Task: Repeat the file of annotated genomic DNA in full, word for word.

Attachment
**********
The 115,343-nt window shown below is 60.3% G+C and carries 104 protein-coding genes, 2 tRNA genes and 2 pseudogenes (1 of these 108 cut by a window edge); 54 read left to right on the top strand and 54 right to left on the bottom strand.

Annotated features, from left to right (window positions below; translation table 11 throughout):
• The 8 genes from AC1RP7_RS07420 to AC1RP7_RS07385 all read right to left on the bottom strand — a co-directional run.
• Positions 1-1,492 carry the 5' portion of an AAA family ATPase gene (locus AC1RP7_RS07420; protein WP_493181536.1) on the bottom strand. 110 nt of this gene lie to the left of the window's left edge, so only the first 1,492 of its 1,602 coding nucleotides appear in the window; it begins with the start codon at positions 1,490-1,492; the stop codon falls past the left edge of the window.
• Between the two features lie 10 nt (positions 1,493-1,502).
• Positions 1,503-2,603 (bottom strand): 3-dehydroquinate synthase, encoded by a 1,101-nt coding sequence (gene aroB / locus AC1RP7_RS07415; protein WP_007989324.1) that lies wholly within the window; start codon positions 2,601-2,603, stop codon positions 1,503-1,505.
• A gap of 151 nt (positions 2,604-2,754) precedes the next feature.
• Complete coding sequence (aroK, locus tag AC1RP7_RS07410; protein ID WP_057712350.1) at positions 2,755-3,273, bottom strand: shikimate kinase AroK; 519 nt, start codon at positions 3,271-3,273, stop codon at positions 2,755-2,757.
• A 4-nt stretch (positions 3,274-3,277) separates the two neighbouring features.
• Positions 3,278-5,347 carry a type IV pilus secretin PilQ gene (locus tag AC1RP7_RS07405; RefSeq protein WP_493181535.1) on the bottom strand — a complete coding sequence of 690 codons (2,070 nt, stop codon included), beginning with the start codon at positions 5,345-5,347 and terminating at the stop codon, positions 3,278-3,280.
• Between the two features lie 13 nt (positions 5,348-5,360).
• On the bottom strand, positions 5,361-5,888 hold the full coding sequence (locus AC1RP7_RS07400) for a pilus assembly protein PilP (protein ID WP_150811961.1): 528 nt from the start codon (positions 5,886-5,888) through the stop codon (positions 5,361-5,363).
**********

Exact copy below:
The 115,343-nt window shown below is 60.3% G+C and carries 104 protein-coding genes, 2 tRNA genes and 2 pseudogenes (1 of these 108 cut by a window edge); 54 read left to right on the top strand and 54 right to left on the bottom strand.

Annotated features, from left to right (window positions below; translation table 11 throughout):
• The 8 genes from AC1RP7_RS07420 to AC1RP7_RS07385 all read right to left on the bottom strand — a co-directional run.
• Positions 1-1,492 carry the 5' portion of an AAA family ATPase gene (locus AC1RP7_RS07420; protein WP_493181536.1) on the bottom strand. 110 nt of this gene lie to the left of the window's left edge, so only the first 1,492 of its 1,602 coding nucleotides appear in the window; it begins with the start codon at positions 1,490-1,492; the stop codon falls past the left edge of the window.
• Between the two features lie 10 nt (positions 1,493-1,502).
• Positions 1,503-2,603 (bottom strand): 3-dehydroquinate synthase, encoded by a 1,101-nt coding sequence (gene aroB / locus AC1RP7_RS07415; protein WP_007989324.1) that lies wholly within the window; start codon positions 2,601-2,603, stop codon positions 1,503-1,505.
• A gap of 151 nt (positions 2,604-2,754) precedes the next feature.
• Complete coding sequence (aroK, locus tag AC1RP7_RS07410; protein ID WP_057712350.1) at positions 2,755-3,273, bottom strand: shikimate kinase AroK; 519 nt, start codon at positions 3,271-3,273, stop codon at positions 2,755-2,757.
• A 4-nt stretch (positions 3,274-3,277) separates the two neighbouring features.
• Positions 3,278-5,347 carry a type IV pilus secretin PilQ gene (locus tag AC1RP7_RS07405; RefSeq protein WP_493181535.1) on the bottom strand — a complete coding sequence of 690 codons (2,070 nt, stop codon included), beginning with the start codon at positions 5,345-5,347 and terminating at the stop codon, positions 3,278-3,280.
• Between the two features lie 13 nt (positions 5,348-5,360).
• On the bottom strand, positions 5,361-5,888 hold the full coding sequence (locus AC1RP7_RS07400) for a pilus assembly protein PilP (protein ID WP_150811961.1): 528 nt from the start codon (positions 5,886-5,888) through the stop codon (positions 5,361-5,363).